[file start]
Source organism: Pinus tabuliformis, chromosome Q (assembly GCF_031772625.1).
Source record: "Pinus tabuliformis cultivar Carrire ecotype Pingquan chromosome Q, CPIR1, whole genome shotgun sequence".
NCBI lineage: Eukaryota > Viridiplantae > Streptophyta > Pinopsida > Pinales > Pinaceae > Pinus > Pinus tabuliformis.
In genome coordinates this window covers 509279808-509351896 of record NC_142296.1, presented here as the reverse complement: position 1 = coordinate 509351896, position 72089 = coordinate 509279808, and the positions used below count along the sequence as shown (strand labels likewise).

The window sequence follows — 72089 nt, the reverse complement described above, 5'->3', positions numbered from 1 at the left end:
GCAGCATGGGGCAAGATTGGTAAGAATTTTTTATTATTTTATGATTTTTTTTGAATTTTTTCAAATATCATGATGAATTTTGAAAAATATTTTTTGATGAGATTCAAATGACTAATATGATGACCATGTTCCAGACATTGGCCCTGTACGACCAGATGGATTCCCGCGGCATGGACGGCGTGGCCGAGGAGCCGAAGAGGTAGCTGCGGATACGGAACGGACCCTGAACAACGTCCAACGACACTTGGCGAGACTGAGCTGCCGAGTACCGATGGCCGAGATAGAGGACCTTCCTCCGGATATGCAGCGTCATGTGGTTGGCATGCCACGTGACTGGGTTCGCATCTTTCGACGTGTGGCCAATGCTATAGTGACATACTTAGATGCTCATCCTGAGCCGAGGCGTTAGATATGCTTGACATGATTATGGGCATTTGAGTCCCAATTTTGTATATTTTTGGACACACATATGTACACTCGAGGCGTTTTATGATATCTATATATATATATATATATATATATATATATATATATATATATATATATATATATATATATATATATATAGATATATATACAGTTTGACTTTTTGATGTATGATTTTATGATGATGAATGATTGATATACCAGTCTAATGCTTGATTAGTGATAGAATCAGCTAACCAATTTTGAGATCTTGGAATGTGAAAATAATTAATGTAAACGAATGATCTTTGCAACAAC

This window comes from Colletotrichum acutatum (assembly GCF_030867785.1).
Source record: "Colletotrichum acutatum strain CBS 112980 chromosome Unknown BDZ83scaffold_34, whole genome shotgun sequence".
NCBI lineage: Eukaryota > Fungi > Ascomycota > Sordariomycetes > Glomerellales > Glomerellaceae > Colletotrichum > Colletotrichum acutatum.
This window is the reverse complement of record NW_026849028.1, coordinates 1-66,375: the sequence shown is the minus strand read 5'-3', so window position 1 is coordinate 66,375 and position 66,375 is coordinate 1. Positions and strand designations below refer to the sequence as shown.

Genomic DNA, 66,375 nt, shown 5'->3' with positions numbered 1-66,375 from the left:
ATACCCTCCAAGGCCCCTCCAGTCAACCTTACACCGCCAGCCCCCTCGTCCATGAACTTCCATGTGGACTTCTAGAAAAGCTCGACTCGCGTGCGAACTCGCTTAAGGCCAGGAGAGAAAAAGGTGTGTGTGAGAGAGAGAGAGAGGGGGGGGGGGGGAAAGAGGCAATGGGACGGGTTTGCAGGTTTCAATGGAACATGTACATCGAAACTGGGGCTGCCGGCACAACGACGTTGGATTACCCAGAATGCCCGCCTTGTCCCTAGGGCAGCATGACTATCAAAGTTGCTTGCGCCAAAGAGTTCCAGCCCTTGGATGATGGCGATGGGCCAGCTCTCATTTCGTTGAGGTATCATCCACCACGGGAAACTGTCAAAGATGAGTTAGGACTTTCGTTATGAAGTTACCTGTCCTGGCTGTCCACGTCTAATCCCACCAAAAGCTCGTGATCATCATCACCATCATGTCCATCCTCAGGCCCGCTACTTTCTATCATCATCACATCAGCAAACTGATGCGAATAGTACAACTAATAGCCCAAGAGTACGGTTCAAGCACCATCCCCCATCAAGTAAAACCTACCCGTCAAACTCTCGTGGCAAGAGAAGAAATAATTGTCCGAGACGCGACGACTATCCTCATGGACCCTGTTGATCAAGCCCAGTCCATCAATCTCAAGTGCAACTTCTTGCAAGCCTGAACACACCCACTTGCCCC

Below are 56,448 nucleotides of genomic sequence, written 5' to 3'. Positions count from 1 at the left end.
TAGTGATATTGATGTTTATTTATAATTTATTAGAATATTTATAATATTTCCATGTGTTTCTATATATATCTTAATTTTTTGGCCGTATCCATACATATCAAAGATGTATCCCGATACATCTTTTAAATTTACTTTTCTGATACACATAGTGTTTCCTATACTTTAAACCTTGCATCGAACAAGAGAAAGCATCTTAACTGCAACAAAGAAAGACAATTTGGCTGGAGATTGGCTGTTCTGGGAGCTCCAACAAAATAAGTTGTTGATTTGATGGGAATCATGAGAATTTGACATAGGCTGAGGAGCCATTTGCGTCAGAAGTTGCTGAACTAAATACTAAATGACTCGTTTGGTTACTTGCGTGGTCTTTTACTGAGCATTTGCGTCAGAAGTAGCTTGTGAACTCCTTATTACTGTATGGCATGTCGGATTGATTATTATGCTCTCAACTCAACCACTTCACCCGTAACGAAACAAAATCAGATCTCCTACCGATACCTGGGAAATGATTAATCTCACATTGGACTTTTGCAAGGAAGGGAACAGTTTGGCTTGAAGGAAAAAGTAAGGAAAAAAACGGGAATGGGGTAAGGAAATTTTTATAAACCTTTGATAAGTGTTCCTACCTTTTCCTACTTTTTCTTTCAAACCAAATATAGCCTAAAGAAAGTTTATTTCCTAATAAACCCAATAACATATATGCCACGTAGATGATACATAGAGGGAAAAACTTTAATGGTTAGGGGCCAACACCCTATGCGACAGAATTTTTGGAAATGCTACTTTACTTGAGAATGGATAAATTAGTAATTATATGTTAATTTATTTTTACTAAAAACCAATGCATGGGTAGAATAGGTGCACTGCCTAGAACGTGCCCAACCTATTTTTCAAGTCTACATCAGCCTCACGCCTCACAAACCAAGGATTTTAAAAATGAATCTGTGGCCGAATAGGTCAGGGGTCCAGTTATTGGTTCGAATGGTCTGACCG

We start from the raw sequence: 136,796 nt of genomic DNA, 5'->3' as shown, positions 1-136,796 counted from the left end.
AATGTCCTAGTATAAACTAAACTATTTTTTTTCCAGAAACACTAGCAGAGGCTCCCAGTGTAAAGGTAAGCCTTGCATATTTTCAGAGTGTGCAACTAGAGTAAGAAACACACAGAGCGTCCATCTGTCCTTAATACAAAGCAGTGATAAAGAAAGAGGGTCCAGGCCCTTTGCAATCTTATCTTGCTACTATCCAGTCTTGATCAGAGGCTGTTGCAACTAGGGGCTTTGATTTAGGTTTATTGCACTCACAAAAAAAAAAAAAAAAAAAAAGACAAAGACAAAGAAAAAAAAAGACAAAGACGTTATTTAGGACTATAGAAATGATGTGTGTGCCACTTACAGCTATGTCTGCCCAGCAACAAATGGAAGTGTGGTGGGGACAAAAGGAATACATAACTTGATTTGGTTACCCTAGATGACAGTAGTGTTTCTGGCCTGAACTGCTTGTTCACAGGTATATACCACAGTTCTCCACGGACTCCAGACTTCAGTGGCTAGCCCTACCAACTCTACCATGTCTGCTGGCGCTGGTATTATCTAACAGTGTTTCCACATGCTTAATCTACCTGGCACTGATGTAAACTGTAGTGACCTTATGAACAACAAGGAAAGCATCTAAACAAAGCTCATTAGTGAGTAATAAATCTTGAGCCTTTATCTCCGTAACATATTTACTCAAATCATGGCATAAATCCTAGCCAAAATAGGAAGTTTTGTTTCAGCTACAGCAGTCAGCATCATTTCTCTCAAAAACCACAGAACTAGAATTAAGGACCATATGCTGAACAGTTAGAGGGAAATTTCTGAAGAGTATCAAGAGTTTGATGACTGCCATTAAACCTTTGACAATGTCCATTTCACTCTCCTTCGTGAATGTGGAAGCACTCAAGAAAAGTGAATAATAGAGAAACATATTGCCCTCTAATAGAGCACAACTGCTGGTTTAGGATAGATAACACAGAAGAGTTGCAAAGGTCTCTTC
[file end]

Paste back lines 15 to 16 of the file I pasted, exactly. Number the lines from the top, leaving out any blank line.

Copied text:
We start from the raw sequence: 136,796 nt of genomic DNA, 5'->3' as shown, positions 1-136,796 counted from the left end.
AATGTCCTAGTATAAACTAAACTATTTTTTTTCCAGAAACACTAGCAGAGGCTCCCAGTGTAAAGGTAAGCCTTGCATATTTTCAGAGTGTGCAACTAGAGTAAGAAACACACAGAGCGTCCATCTGTCCTTAATACAAAGCAGTGATAAAGAAAGAGGGTCCAGGCCCTTTGCAATCTTATCTTGCTACTATCCAGTCTTGATCAGAGGCTGTTGCAACTAGGGGCTTTGATTTAGGTTTATTGCACTCACAAAAAAAAAAAAAAAAAAAAAGACAAAGACAAAGAAAAAAAAAGACAAAGACGTTATTTAGGACTATAGAAATGATGTGTGTGCCACTTACAGCTATGTCTGCCCAGCAACAAATGGAAGTGTGGTGGGGACAAAAGGAATACATAACTTGATTTGGTTACCCTAGATGACAGTAGTGTTTCTGGCCTGAACTGCTTGTTCACAGGTATATACCACAGTTCTCCACGGACTCCAGACTTCAGTGGCTAGCCCTACCAACTCTACCATGTCTGCTGGCGCTGGTATTATCTAACAGTGTTTCCACATGCTTAATCTACCTGGCACTGATGTAAACTGTAGTGACCTTATGAACAACAAGGAAAGCATCTAAACAAAGCTCATTAGTGAGTAATAAATCTTGAGCCTTTATCTCCGTAACATATTTACTCAAATCATGGCATAAATCCTAGCCAAAATAGGAAGTTTTGTTTCAGCTACAGCAGTCAGCATCATTTCTCTCAAAAACCACAGAACTAGAATTAAGGACCATATGCTGAACAGTTAGAGGGAAATTTCTGAAGAGTATCAAGAGTTTGATGACTGCCATTAAACCTTTGACAATGTCCATTTCACTCTCCTTCGTGAATGTGGAAGCACTCAAGAAAAGTGAATAATAGAGAAACATATTGCCCTCTAATAGAGCACAACTGCTGGTTTAGGATAGATAACACAGAAGAGTTGCAAAGGTCTCTTC